Since I’d rather be labeled with a tendency than lumped into a club whose activities I don’t always support, I forgo the noun in favor of an adjective: I think of myself and those who share my mania as “foodish.” Descriptive, yet noncommittal!

15. by Linear Girl on Jun 11, 2009 at 12:10 PM PDT

I have to admit I like the Everyman appeal of the term “foodie.” To me it connotes caring about flavor, preparation and sources of food and a desire to share food with others. I like the idea that a single label can cover Michael Pollan, Alice Waters and a flip-flop wearing teenager who has discovered she loves to cook. While you try to avoid elitism (which I think automatically eliminates French words and anything obviously derrived from Greek) and frivolity I hope you come up with something that remains as inclusive as “foodie.”

16. by giovannaz on Jun 12, 2009 at 1:13 PM PDT

I’ve always disliked ‘foodie’--it’s just goofy, and lightweight. Surely there’s a term in between the goofy and the elite? I like something along the lines of ‘curious eater’ or ‘interested eater’. Not catchy, but straightforward, and not at all exclusive.

17. by SMcK0 on Jun 12, 2009 at 1:25 PM PDT

How about “gastroid”? Not elegant, but it does have a certain ring to it. Or “gastronaut”? (Or maybe I should just go back to work).

18. by vesperlight on Jun 12, 2009 at 6:52 PM PDT

I rather like “culinata,” though it doesn’t quite have the right ring in the masculine...don’t know why.

19. by vesperlight on Jun 12, 2009 at 6:58 PM PDT

I suppose it has that elitist French thing working against it, but I also like connoisseur...even though I had to look it up to spell it, which I don’t have to do often. It encompasses knowledge, taste, discrimination. But though it has frequently been applied to lovers of fine wines, it is not used only in the realm of food and drink.

20. by Mark Waitsman on Jun 13, 2009 at 1:03 PM PDT

I have given this a good deal of thought because, like yourself, I think that there should be a more meaningful name for folks that enjoy all aspects of food. For those of us that are adventurous in our food choices, curious about other cuisines, study foodways of other cultures, and try just about anything for the taste sensation, textural experimentation, and just plain “I’ve got to try that” I think the name CULINAUT would describe us to a “T.” It’s a badge I would wear with pride! What do you all think?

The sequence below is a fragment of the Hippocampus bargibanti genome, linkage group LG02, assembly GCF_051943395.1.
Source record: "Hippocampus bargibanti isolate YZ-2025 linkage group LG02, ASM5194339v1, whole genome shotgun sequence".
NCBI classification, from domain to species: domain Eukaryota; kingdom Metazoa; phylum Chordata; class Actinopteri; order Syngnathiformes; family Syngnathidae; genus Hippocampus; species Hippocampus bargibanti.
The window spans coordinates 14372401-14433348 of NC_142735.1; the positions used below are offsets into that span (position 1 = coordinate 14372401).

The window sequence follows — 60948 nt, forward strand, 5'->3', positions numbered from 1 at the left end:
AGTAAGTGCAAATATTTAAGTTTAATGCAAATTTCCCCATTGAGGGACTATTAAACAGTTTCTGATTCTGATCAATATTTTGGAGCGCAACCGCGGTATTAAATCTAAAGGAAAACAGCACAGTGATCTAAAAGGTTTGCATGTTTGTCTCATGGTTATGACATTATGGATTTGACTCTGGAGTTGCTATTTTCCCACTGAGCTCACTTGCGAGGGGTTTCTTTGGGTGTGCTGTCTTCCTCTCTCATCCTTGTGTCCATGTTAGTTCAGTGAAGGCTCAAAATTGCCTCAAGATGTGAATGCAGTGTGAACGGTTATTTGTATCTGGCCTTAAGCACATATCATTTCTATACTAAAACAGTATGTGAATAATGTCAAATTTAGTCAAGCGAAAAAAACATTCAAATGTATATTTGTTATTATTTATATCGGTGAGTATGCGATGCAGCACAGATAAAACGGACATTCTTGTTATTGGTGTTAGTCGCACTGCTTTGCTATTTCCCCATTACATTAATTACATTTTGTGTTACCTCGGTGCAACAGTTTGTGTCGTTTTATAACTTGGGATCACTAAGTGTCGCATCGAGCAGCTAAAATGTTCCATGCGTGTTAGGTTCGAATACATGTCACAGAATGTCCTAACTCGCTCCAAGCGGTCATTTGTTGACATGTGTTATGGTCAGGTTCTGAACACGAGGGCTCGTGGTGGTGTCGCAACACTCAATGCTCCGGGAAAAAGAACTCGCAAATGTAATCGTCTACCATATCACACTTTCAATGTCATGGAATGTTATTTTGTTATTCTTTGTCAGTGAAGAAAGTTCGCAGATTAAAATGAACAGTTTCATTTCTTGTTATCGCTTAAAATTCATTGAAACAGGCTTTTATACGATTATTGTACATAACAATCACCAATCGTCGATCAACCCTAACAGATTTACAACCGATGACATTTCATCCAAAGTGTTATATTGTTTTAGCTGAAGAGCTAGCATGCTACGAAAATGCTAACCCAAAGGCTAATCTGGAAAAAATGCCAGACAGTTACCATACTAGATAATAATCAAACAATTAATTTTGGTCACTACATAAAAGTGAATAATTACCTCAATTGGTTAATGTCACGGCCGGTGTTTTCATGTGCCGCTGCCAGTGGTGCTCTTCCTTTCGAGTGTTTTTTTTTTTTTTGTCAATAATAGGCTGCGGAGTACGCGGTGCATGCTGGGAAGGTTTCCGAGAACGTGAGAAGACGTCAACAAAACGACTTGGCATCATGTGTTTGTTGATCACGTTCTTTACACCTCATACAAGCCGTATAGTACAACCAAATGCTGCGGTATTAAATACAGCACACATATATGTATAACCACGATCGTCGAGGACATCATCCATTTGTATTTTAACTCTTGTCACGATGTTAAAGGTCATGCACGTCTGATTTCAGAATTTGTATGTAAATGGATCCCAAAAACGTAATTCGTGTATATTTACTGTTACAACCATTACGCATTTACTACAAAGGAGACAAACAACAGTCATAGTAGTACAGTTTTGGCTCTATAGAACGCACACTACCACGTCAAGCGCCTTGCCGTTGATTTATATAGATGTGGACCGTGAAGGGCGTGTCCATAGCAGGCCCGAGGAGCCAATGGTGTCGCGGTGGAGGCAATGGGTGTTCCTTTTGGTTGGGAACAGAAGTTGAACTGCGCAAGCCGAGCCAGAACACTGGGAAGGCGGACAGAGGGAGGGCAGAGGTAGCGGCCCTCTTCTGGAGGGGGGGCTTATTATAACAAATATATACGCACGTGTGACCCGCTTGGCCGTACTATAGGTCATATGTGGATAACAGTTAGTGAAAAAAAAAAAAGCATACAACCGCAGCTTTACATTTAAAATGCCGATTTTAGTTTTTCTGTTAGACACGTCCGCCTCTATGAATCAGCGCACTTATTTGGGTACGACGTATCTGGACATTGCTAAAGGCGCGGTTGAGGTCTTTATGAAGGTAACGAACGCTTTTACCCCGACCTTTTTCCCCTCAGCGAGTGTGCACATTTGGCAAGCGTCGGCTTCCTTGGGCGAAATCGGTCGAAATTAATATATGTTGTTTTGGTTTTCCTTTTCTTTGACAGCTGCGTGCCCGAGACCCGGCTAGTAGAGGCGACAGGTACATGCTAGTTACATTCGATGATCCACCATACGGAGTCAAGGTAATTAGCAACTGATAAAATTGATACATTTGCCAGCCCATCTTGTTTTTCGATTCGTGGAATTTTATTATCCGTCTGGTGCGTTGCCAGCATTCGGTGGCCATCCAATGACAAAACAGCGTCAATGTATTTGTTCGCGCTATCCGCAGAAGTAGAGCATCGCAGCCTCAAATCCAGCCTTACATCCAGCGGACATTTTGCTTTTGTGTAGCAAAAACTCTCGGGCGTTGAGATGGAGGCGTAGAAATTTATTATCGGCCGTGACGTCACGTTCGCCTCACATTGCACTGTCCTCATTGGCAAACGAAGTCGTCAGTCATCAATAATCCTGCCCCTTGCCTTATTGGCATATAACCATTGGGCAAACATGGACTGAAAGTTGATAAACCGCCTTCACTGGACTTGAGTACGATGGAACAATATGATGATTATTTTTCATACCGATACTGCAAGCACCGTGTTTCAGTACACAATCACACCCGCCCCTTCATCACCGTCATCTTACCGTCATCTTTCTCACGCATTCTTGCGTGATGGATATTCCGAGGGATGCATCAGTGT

21. by Linear Girl on Jun 13, 2009 at 1:27 PM PDT

Or maybe Culinista, as it has a revolutionary ring to it. I like Culinaut, too. Gastroid and Gastronaut have me laughing and thinking about flatulence.

22. by Kim on Jun 13, 2009 at 3:28 PM PDT

Really really liking culinaut …

23. by Rebecca T. of HonestMeat on Jun 13, 2009 at 9:54 PM PDT

I use the term “farmie” because for me it is much more than the food itself, but also the people and culture around growing it.

24. by Angela Trentadue on Jun 16, 2009 at 7:57 AM PDT

I label myself as a Foodist. I began using the term not only because I love to eat and drink and relish and savor, but because I BELIEVE in food. I believe in the power of food to change our world and our lives. I think that if we, the human race as a whole, really honored food - it’s origins, it’s history, the work it takes to grow, the love with which it’s prepared - we would be less dismissive of others, more understanding... Who knows, maybe we’d even have less war. I know this may come across as a little crazy, a little fervent. But that’s why I choose to use a term that evokes a sort of religion. I do practice every day...

25. by DawnHeather Simmons on Jun 29, 2009 at 4:53 PM PDT

This is a very thoughtful and interesng article, and the comments are wonderful! I am thinking Culinista sounds good, but maybe that’s feminine? So would a guy be a Culinisto? Just wondering. t’s probably already up there, but it’s not on the screen, and I can’t remember what I’ve read! Culinaut also sounds good, like it’s an exploration as much as anything -- and it is. So I couldlive with that! I usualy think of myself as a “food person.” But that’s a pretty lame phrase. Thanks for helping us all think about this! Because, I think you’re right. If we don’t have the right “label” in today’s culturem, no one will pay attention to those of us who really do CARE about food!

26. by Tiersa Rodell on Jul 2, 2009 at 5:51 PM PDT

Great article. I tried using foodie once and it didn’t really click with me. I usually call myself a food enthusiast, a food blogger, and I was affectionately termed “the kitchen nerd” by my step-daughter. But I love that we are such a diverse group, from so many different roads, and we all love food, and I enjoy learning from other peoples perspectives. Thanks for a great article. Can’t wait to see what else comes of this.

27. by anonymous on Oct 16, 2009 at 7:26 PM PDT

I think it’s insane that we pay MORE for clean and organic. What’s wrong with us? I love food, love eating, love the naturalness of it all. But really, what happened to create the split with the land??? We don’t have to all be earth-puppies; that’s always been a specific calling. We just have to think before shoving it into our always-welcoming mouths. Don’t you think? Cogency...what a novel idea.

28. by EvaToad on Oct 21, 2009 at 11:08 AM PDT

@ SMcK0: I vote for ‘gastronaut’. It has a humorous tone, making it inviting and accessible, but preserves one of the fundamentals of our interests: gastronomy. A gastronaut should be on a ‘gastronomic quest’, and I think at this stage that’s what most of us are doing.

Still, I’ve embraced ‘foodie’ since it is a good conversation opener -- others who think along the same lines will be able to move past the term quickly, and those who aren’t ‘in the club’ will be able to file me neatly. When it comes to coffee, though, I’m a bona fide coffee snob. ;)

29. by Laurels on Nov 5, 2009 at 8:22 AM PST

For now I think that anything other than foodie is going to be too difficult or too ‘easy’ for non-foodies to care about.
The term foodie encompasses the food sophisticat and the meat and potatoes eaters..
I actually like the term foodie! You can easily add on to it if you like “Gourmet foodie” etc.